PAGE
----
Tag Archives: John Peel

John Peel’s Shed at The Junction, Cambridge 24/2/12

John Peel’s Shed is an hour long presentation currently being toured by writer and broadcaster John Osborne, whose all-absorbing passion for radio paid off in 2002 when he won a box of records in a competition to devise a slogan for Peel’s Radio 1 show. The simplicity of his winning entry – “Records you want to hear, played by a man who wants you to hear them” – demonstrates how in tune Osborne was with Peel’s ethos of paying as little attention as possible to fashion-driven trends, hype and commercial pressures in favour of devoting his energies to unearthing truly original sounds and artists, and Osborne’s sweet and engaging talk is a fitting tribute to the spirit of the great man.

Now, John Peel is pretty close to being my all-time favourite human being, friends and family excepted, and while it was certainly tremendously touching to be part of the great outpouring of affection that was unleashed in the wake of his death it was also mildly irritating to witness his career and accomplishments being regularly boiled down to T Rex/Teenage Kicks/The Fall/Home Truths. Peel’s tastes were genuinely eclectic and unpredictable, and while it would be churlish to criticise the goodwill and effort that was expended to curate the various programmes and schedules that were broadcast in his honour I felt at the time that many of the musical choices were a tad safe and acceptably mainstream – wouldn’t it have been more fitting to play a few long and unlistenable hardcore techno tracks, interspersed with some terrifying Scandinavian death metal and some joyous, if not necessarily comprehensible, African gospel? Thankfully Osborne avoids this establishment reduction of what made Peel such a one-off: firstly, the records that he draws from his prize box to play between sections of his talk are pleasingly obscure and appropriately non-commercial (Atom and His Package, anyone? What about Oizone? As in Boyzone songs played by an Oi band) and secondly, he doesn’t feel the need to dwell on Peel at all when recounting his formative musical memories – his working assumption is that his audience doesn’t need any further summaries of the man, leaving him free to talk more about radio in general, and his relationship with it.

Osborne loves radio and has a rare curiosity about it, to the extent that he’s prepared to spend months making sure he’s managed to spend a full day listening to every single station available to him. His accounts of the esoteric delights put out by small community stations are hilarious, but somehow life-affirming (I particularly liked the idea of the programme consisting of nothing but the sounds picked up by a microphone left on a living room floor for half an hour) and his gradual coming to terms with the blandness of modern day Radio 1 when forced to listen to it all day during a spell working in a warehouse casts light on the resilience of the human spirit. He’s an open, almost naively positive, presenter with a generous and winning manner – I think Peel would have approved. Podcasts featuring some of the records in the box are available from www.johnpeelsshed.com.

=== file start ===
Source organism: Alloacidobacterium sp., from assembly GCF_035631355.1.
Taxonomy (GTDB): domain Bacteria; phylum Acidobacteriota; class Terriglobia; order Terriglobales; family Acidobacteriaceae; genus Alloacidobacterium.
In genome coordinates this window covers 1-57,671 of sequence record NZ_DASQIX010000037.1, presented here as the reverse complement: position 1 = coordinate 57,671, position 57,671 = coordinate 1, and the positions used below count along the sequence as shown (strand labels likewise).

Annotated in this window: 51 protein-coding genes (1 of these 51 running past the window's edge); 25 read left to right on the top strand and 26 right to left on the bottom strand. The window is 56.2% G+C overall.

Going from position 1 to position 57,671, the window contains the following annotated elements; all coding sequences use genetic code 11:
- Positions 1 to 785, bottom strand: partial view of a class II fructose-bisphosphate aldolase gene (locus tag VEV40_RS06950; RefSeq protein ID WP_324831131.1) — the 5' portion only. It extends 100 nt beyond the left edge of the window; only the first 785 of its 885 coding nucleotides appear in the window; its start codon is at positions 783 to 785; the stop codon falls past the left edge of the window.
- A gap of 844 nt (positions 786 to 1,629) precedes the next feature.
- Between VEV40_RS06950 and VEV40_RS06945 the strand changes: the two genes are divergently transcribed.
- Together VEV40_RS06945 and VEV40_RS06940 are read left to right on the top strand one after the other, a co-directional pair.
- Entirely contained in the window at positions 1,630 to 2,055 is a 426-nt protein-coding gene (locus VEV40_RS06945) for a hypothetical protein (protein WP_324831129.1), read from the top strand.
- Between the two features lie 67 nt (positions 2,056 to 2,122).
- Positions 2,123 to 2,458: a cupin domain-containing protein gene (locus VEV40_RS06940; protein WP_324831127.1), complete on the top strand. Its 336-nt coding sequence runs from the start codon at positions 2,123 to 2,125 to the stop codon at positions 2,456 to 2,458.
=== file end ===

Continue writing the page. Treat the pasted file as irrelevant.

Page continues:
Another best record ever made (1990s division)

It’s a bit surprising in these enlightened digital times to realise that there are still some records (and not particularly ancient ones at that) that are not officially available for purchase. The common assumption with music now is that everything’s instantly accessible: think of a song when you’re walking down the street and you can probably just pluck it out of the ether direct to your phone. This ease of access was certainly not the case in my formative years. Back in the day I seemed to spend most of the free time I had (when I wasn’t playing guitars badly in cellars or making compilation tapes for people who probably wouldn’t ever be bothered to listen to them) wandering around record shops and sometimes record fairs in search of rare stuff. By which I don’t mean bootlegs or live recordings or anything non-official and almost certainly not sanctioned by the artist – what I was looking for were, for the main part, albums and singles that had been released by properly legal record companies but had since been deleted from their catalogues, normally because they hadn’t sold well enough to justify a re-pressing.

So, to get to the case in point. My favourite single of the 1990s, with the possible exception of Common People, is Geek Love by the singularly unpromisingly named Bang Bang Machine. While this is not a very, or even moderately, well known track (it certainly wasn’t a hit), it’s also not barrel-scrapingly obscure – it was after all voted the best song of 1992 by listeners of the John Peel radio show, and he must have had a few hundred thousand listeners at the time. The great man himself was a fan, and a quick look on Wikipedia turns up his effusive tribute: “Even if they never made another record, they’ll have achieved more than most of us do in our entire lives.” I heard the song at the time, but it didn’t really register until a chance hearing about three years ago transfixed me and sent me straight to Amazon and iTunes – it was absent from the latter, and there were only secondhand copies of the 12 inch and CD single available from the former at tea-splutteringly ridiculous prices. Ditto eBay, and everywhere else I looked. I ended up downloading an MP3 from somebody’s blog, which made me feel perversely guilty for some reason as I was hardly depriving the artists of revenue when the work in question is no longer in catalogue, but there you go.

Geek Love exists as a number of different mixes and edits but it’s fair to say that the definitive version is the one that takes up one side of the 12 inch single which has the overall title The Geek. It’s one of those relatively rare long, luxuriantly unfolding tracks that really requires the extra space a 12 inch provides, as opposed to the much more common pointlessly extended versions of perfectly adequate three or four minute songs that abounded in the 80s and 90s. Other examples of 12 inch perfection would include Bela Lugosi’s Dead, and Blue Monday, and How Soon Is Now? If forced to locate this track within a style you’d have to say that it fits closest within the curiously limp and bloodless genre known as “shoegazing”, which involved serious and pale groups of youths with complicated effects pedals and shuffly dance beats you couldn’t actually dance to, and was briefly prevalent in indie circles before Nirvana unleashed Nevermind and gave young people license to both rock out and whinge a lot. Rest assured, this single sure as hell transcends the collected works of the barely remembered Chapterhouse, Slowdive and Curve.